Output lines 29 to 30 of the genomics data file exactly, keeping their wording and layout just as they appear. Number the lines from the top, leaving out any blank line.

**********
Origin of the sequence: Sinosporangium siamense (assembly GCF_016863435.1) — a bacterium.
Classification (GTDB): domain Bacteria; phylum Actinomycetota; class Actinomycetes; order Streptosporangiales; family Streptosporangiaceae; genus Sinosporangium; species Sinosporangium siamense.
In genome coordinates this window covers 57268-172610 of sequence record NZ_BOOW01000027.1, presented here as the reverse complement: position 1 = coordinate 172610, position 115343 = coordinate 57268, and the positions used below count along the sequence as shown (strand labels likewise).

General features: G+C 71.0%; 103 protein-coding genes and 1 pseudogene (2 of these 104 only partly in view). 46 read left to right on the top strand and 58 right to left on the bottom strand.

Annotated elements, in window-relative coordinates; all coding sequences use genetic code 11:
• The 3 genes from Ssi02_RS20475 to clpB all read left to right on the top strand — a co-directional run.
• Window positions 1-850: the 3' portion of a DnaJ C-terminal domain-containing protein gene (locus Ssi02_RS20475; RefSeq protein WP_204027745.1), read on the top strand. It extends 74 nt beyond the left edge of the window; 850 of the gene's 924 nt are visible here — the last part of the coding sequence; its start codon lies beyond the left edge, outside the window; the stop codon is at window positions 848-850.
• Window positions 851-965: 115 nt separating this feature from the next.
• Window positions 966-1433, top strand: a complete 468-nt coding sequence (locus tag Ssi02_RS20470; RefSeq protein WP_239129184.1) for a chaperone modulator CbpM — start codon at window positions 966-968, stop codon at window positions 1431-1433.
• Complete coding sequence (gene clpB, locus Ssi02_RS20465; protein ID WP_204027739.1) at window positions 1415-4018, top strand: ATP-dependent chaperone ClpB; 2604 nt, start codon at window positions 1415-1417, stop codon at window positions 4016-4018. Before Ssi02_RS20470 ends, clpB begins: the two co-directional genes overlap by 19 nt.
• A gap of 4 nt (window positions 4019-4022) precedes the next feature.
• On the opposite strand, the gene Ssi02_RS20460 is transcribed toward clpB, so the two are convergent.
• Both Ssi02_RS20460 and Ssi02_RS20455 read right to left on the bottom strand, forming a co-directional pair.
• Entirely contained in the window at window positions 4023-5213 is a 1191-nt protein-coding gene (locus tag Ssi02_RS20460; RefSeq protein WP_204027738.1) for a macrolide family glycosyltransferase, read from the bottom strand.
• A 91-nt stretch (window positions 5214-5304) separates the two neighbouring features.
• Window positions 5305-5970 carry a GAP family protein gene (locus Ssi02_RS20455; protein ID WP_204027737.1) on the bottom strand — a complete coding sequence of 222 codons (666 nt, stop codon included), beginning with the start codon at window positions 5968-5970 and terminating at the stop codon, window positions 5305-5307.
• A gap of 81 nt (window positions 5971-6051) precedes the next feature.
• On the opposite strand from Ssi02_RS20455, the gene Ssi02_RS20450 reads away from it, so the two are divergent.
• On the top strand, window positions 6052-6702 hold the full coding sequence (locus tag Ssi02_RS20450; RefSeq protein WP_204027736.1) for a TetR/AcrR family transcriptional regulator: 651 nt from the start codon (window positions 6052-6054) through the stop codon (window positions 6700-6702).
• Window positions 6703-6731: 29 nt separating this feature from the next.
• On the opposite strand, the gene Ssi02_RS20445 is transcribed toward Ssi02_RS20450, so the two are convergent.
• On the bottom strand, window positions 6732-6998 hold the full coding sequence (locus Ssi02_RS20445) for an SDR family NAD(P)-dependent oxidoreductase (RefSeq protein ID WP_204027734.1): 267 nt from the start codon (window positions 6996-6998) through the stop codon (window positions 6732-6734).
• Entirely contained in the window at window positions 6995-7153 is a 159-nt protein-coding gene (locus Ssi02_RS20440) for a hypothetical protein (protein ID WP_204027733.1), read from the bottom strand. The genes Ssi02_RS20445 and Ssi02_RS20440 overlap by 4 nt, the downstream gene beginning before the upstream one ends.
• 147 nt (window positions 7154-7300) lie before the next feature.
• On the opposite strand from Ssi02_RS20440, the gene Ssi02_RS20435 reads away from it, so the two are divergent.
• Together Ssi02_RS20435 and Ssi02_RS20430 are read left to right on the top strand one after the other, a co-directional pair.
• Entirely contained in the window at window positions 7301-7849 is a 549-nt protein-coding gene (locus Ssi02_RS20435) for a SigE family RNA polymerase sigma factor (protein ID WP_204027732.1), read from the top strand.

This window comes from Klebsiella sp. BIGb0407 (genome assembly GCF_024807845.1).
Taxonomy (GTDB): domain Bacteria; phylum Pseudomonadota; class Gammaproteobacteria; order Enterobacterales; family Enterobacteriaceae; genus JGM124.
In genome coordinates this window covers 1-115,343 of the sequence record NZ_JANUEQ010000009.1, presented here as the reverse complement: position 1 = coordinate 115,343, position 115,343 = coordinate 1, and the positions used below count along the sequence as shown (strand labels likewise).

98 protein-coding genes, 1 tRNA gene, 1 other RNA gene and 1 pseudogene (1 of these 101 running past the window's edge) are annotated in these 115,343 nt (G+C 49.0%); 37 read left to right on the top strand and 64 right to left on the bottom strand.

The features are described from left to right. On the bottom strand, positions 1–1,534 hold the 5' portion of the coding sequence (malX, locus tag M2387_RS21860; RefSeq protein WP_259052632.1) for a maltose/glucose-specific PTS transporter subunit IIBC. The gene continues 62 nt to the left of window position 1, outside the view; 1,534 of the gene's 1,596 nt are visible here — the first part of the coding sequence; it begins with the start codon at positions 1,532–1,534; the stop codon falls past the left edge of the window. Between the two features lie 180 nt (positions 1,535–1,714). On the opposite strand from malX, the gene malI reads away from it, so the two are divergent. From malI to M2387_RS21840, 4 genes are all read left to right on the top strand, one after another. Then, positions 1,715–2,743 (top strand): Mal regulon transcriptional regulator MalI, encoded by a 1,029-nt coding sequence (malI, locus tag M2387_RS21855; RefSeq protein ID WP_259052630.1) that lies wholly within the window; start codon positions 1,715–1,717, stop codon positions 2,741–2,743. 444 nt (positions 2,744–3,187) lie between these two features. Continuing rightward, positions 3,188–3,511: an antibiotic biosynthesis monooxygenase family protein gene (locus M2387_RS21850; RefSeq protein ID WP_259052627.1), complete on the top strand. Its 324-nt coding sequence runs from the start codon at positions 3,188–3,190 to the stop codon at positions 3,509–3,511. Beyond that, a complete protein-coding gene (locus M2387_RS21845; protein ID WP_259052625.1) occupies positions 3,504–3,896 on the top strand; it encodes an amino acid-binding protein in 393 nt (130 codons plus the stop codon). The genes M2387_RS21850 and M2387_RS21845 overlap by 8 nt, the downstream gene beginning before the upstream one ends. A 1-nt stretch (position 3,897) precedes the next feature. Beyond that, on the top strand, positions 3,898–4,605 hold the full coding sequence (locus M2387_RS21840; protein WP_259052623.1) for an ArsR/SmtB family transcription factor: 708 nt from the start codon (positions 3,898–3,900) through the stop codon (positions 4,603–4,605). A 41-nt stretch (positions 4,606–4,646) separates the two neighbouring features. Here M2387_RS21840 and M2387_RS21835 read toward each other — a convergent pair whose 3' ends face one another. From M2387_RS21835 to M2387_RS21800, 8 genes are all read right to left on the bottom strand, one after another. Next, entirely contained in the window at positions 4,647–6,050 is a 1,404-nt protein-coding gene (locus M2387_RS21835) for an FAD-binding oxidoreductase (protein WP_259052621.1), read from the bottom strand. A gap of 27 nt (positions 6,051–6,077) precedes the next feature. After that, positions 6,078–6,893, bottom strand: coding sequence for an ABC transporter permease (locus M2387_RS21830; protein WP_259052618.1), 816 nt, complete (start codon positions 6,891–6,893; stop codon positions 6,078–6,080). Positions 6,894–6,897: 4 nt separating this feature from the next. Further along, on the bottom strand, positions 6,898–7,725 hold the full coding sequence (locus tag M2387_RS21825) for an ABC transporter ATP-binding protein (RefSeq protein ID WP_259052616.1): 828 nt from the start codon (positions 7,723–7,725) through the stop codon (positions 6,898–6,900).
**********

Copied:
Taxonomy (GTDB): domain Bacteria; phylum Pseudomonadota; class Gammaproteobacteria; order Enterobacterales; family Enterobacteriaceae; genus JGM124.
In genome coordinates this window covers 1-115,343 of the sequence record NZ_JANUEQ010000009.1, presented here as the reverse complement: position 1 = coordinate 115,343, position 115,343 = coordinate 1, and the positions used below count along the sequence as shown (strand labels likewise).